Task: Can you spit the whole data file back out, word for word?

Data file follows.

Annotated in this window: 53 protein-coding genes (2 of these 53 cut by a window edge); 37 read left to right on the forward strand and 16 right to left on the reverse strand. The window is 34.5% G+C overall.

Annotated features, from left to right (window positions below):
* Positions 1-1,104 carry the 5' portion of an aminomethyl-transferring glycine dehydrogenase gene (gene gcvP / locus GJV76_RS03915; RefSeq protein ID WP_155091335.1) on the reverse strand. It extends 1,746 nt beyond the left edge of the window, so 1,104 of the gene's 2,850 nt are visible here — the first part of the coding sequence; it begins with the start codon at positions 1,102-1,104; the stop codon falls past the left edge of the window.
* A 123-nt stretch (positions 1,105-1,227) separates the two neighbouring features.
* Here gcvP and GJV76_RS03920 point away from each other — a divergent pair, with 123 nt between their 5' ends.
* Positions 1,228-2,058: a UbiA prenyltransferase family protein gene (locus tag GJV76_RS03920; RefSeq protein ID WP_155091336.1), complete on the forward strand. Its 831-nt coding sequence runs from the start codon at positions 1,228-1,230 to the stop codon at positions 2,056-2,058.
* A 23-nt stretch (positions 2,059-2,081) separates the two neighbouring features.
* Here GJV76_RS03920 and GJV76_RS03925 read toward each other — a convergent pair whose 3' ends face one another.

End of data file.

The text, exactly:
Annotated in this window: 53 protein-coding genes (2 of these 53 cut by a window edge); 37 read left to right on the forward strand and 16 right to left on the reverse strand. The window is 34.5% G+C overall.

Annotated features, from left to right (window positions below):
* Positions 1-1,104 carry the 5' portion of an aminomethyl-transferring glycine dehydrogenase gene (gene gcvP / locus GJV76_RS03915; RefSeq protein ID WP_155091335.1) on the reverse strand. It extends 1,746 nt beyond the left edge of the window, so 1,104 of the gene's 2,850 nt are visible here — the first part of the coding sequence; it begins with the start codon at positions 1,102-1,104; the stop codon falls past the left edge of the window.
* A 123-nt stretch (positions 1,105-1,227) separates the two neighbouring features.
* Here gcvP and GJV76_RS03920 point away from each other — a divergent pair, with 123 nt between their 5' ends.
* Positions 1,228-2,058: a UbiA prenyltransferase family protein gene (locus tag GJV76_RS03920; RefSeq protein ID WP_155091336.1), complete on the forward strand. Its 831-nt coding sequence runs from the start codon at positions 1,228-1,230 to the stop codon at positions 2,056-2,058.
* A 23-nt stretch (positions 2,059-2,081) separates the two neighbouring features.
* Here GJV76_RS03920 and GJV76_RS03925 read toward each other — a convergent pair whose 3' ends face one another.